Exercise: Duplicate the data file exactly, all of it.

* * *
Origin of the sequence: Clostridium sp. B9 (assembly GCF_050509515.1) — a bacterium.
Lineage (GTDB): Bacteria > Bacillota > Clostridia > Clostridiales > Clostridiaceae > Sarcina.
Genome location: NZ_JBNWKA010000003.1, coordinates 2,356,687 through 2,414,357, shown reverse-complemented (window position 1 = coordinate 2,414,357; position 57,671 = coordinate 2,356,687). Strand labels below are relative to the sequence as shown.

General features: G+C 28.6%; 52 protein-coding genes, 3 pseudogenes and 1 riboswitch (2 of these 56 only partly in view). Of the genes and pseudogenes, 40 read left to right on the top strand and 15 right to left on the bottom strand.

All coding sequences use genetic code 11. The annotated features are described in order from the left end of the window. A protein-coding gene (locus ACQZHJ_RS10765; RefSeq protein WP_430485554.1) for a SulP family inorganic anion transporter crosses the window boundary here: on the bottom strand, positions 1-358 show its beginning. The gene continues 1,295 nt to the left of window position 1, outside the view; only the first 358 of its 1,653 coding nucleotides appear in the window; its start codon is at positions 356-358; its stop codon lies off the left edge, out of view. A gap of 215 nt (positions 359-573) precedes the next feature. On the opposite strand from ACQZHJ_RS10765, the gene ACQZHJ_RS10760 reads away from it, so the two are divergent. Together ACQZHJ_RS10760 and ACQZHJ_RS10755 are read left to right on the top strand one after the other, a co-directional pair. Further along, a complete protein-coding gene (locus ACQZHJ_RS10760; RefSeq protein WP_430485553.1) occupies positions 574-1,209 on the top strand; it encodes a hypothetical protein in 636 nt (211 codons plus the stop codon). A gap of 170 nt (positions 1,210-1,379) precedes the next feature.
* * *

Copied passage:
Origin of the sequence: Clostridium sp. B9 (assembly GCF_050509515.1) — a bacterium.
Lineage (GTDB): Bacteria > Bacillota > Clostridia > Clostridiales > Clostridiaceae > Sarcina.
Genome location: NZ_JBNWKA010000003.1, coordinates 2,356,687 through 2,414,357, shown reverse-complemented (window position 1 = coordinate 2,414,357; position 57,671 = coordinate 2,356,687). Strand labels below are relative to the sequence as shown.

General features: G+C 28.6%; 52 protein-coding genes, 3 pseudogenes and 1 riboswitch (2 of these 56 only partly in view). Of the genes and pseudogenes, 40 read left to right on the top strand and 15 right to left on the bottom strand.

All coding sequences use genetic code 11. The annotated features are described in order from the left end of the window. A protein-coding gene (locus ACQZHJ_RS10765; RefSeq protein WP_430485554.1) for a SulP family inorganic anion transporter crosses the window boundary here: on the bottom strand, positions 1-358 show its beginning. The gene continues 1,295 nt to the left of window position 1, outside the view; only the first 358 of its 1,653 coding nucleotides appear in the window; its start codon is at positions 356-358; its stop codon lies off the left edge, out of view. A gap of 215 nt (positions 359-573) precedes the next feature. On the opposite strand from ACQZHJ_RS10765, the gene ACQZHJ_RS10760 reads away from it, so the two are divergent. Together ACQZHJ_RS10760 and ACQZHJ_RS10755 are read left to right on the top strand one after the other, a co-directional pair. Further along, a complete protein-coding gene (locus ACQZHJ_RS10760; RefSeq protein WP_430485553.1) occupies positions 574-1,209 on the top strand; it encodes a hypothetical protein in 636 nt (211 codons plus the stop codon). A gap of 170 nt (positions 1,210-1,379) precedes the next feature.